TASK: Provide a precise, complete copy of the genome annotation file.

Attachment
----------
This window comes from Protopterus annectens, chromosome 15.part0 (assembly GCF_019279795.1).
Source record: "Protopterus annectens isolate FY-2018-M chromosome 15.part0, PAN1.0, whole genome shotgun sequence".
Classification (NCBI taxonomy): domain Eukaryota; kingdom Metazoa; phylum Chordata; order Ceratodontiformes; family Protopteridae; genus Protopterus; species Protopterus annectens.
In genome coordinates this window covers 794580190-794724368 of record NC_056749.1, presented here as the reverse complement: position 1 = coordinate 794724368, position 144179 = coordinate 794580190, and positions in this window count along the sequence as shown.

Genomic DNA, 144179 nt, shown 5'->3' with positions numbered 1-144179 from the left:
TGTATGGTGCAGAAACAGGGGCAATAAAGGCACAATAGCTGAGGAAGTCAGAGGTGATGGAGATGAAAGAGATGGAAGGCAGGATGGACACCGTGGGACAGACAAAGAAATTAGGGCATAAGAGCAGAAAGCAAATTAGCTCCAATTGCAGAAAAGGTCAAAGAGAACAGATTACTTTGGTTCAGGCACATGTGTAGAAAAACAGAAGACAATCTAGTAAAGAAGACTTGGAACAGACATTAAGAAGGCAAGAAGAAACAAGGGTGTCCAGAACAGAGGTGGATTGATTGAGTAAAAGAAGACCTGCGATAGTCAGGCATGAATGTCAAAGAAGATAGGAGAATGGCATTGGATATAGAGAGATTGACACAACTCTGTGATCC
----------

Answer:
This window comes from Protopterus annectens, chromosome 15.part0 (assembly GCF_019279795.1).
Source record: "Protopterus annectens isolate FY-2018-M chromosome 15.part0, PAN1.0, whole genome shotgun sequence".
Classification (NCBI taxonomy): domain Eukaryota; kingdom Metazoa; phylum Chordata; order Ceratodontiformes; family Protopteridae; genus Protopterus; species Protopterus annectens.
In genome coordinates this window covers 794580190-794724368 of record NC_056749.1, presented here as the reverse complement: position 1 = coordinate 794724368, position 144179 = coordinate 794580190, and positions in this window count along the sequence as shown.

Genomic DNA, 144179 nt, shown 5'->3' with positions numbered 1-144179 from the left:
TGTATGGTGCAGAAACAGGGGCAATAAAGGCACAATAGCTGAGGAAGTCAGAGGTGATGGAGATGAAAGAGATGGAAGGCAGGATGGACACCGTGGGACAGACAAAGAAATTAGGGCATAAGAGCAGAAAGCAAATTAGCTCCAATTGCAGAAAAGGTCAAAGAGAACAGATTACTTTGGTTCAGGCACATGTGTAGAAAAACAGAAGACAATCTAGTAAAGAAGACTTGGAACAGACATTAAGAAGGCAAGAAGAAACAAGGGTGTCCAGAACAGAGGTGGATTGATTGAGTAAAAGAAGACCTGCGATAGTCAGGCATGAATGTCAAAGAAGATAGGAGAATGGCATTGGATATAGAGAGATTGACACAACTCTGTGATCC